Now vacations are a different sort of experience. First of all, the list of things you can do — or I should say, would be willing to do — with a toddler is much smaller. After reviewing our list of one option, we settled on a beach vacation. We figured after Katrina, how much damage could a 2-year-old do to the Gulf Coast? And even better, we managed to get another family to go along with us, with the idea that Sean might enjoy playing with someone under 45.

    As a couple, travel was a simple affair. We each packed one bag and one carry-on and that was that. But the boy requires more. The boy requires a staff that includes baggage handlers. After packing a U-Haul with a full pediatric pharmacy, nursery and life-time supply of diapers, wipes, creams and more diapers (pull-ups, pull-downs, over nighters, swimmers, convertibles, some that even change colors), Pack-n-Play, car seat, toys, umbrella stroller, clothes, books, blankets and food we headed for the airport and made our way to the Sunshine State.

    Once we arrived at our lovely condo, we couldn’t wait to take Sean to the beach to see the ocean. We spent an hour lathering up our fair-haired boy with SPF 4000 and loading daddy up like a pack mule with all the beach gear. As we made our way toward the beach, I was recalling photos tucked into Christmas cards that friends had sent of their children enjoying their beach vacation – happy little children in teeny tiny swimming suits, wearing funny little sunglasses and hats, playing in the sand with brightly colored buckets and shovels. I was already composing our Christmas letter in my mind detailing our fun beach vacation when we finally stepped foot on the sugar white beach of Destin, Florida.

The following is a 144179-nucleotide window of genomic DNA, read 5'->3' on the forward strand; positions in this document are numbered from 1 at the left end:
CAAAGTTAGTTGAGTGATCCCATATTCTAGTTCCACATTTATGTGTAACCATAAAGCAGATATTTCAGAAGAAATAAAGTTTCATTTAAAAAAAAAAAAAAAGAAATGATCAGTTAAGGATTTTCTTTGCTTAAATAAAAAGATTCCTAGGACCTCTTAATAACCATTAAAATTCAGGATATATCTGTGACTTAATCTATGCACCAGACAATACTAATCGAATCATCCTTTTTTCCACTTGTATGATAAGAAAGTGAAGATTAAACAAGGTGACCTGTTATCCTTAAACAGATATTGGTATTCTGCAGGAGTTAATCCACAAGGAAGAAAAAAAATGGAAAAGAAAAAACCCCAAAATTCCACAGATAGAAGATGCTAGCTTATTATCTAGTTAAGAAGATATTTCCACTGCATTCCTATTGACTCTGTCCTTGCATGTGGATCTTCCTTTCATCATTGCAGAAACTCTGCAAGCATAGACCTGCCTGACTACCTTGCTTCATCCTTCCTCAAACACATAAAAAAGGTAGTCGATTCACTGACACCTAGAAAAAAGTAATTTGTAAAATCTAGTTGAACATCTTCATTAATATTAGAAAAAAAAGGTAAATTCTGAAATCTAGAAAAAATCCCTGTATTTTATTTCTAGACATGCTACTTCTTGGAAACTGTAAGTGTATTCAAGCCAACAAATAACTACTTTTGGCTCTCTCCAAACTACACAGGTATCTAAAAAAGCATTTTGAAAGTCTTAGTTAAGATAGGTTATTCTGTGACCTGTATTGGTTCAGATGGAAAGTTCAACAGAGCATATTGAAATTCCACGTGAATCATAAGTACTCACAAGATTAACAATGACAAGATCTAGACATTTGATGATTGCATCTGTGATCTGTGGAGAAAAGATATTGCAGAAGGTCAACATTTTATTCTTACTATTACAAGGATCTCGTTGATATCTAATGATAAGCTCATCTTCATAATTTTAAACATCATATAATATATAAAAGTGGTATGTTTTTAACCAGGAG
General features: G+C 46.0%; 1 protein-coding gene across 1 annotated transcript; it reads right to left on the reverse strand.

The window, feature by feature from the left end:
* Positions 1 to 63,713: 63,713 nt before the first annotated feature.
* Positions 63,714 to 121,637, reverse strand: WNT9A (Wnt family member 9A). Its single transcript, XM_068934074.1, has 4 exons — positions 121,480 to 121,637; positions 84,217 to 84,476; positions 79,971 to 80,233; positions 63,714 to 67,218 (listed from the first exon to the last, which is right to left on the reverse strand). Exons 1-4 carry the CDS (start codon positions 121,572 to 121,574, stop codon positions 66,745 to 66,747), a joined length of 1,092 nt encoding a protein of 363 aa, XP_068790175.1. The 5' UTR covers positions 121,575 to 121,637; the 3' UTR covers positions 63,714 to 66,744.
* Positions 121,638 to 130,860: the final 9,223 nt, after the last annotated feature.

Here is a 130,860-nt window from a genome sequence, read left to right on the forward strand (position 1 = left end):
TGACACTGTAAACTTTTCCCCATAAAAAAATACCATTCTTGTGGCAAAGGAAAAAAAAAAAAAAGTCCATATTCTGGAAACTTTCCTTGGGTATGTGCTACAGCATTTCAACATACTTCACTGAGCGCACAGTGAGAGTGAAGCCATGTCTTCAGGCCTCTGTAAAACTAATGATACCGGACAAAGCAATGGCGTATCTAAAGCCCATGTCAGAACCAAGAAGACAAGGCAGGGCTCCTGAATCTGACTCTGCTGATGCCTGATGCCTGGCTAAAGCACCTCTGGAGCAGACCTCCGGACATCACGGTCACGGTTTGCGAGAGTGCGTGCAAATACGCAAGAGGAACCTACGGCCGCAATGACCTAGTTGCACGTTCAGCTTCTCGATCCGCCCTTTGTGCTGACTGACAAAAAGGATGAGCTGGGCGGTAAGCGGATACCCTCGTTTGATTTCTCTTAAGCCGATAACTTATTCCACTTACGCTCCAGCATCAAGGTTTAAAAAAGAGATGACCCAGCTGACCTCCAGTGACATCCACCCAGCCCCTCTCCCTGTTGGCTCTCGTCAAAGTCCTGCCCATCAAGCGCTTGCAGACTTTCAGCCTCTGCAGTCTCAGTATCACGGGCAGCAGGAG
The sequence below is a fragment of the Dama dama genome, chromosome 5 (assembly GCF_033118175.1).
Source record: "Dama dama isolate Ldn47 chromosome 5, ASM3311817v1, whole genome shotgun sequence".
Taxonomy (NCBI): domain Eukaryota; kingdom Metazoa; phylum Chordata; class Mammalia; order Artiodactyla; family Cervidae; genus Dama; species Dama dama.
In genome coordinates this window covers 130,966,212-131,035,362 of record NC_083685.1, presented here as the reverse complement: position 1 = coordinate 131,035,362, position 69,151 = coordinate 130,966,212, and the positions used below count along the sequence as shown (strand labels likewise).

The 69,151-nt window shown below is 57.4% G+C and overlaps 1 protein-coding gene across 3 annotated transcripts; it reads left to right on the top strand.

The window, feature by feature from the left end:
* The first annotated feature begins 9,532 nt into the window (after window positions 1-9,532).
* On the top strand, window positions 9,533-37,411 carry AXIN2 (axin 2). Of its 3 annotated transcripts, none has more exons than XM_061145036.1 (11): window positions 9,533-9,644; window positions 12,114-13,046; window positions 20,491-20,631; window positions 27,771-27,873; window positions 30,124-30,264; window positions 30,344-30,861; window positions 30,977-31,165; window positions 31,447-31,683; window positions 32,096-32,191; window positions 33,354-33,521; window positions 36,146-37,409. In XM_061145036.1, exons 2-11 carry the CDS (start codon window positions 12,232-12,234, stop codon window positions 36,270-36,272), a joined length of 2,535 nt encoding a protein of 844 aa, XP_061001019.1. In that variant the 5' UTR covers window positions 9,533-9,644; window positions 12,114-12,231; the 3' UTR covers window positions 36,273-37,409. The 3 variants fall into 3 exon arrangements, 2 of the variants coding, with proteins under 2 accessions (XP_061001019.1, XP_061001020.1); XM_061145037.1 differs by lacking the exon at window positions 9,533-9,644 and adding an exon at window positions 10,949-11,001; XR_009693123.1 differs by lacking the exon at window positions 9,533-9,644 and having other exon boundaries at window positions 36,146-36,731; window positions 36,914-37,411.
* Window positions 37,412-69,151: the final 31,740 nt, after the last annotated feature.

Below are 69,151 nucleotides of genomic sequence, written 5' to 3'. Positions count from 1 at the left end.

Was that the screeching call of a lonely sea gull that I heard over the mighty roar of the ocean? No. It was my son screaming in terror. “Pick up! Pick up!” (translation: Pick me up! NOW!) Like some psychotic crab, he clawed himself half way up my legs before sliding down to my ankles in a sad little foamy slather of SPF 4000 taking a portion of my swimsuit with him. Using a mountain climber’s grip on my C-section scar, he climbed his way up my torso using my breasts as footholds until he made it to the top of my head. I was just glad he didn’t have a flag to plant. Holding on to my eye sockets for dear life, he lodged his bony little knee firmly in my solar plexis and screamed “Ho! Ho! Ho!” (translation: Home! Home! Home!).

    Not exactly the pose I had in mind for our Christmas card.

    Toddler Travel Tales, Part II

    September 11, 2005

    In part two, of Toddler Travel Tales, it turns out the actual traveling part of our recent trip was the easy part — especially in comparison with the staying in a hotel part. To say that we “slept” in a hotel room with our son would be a gross overstatement since in the four nights we were there, no actual sleeping occurred.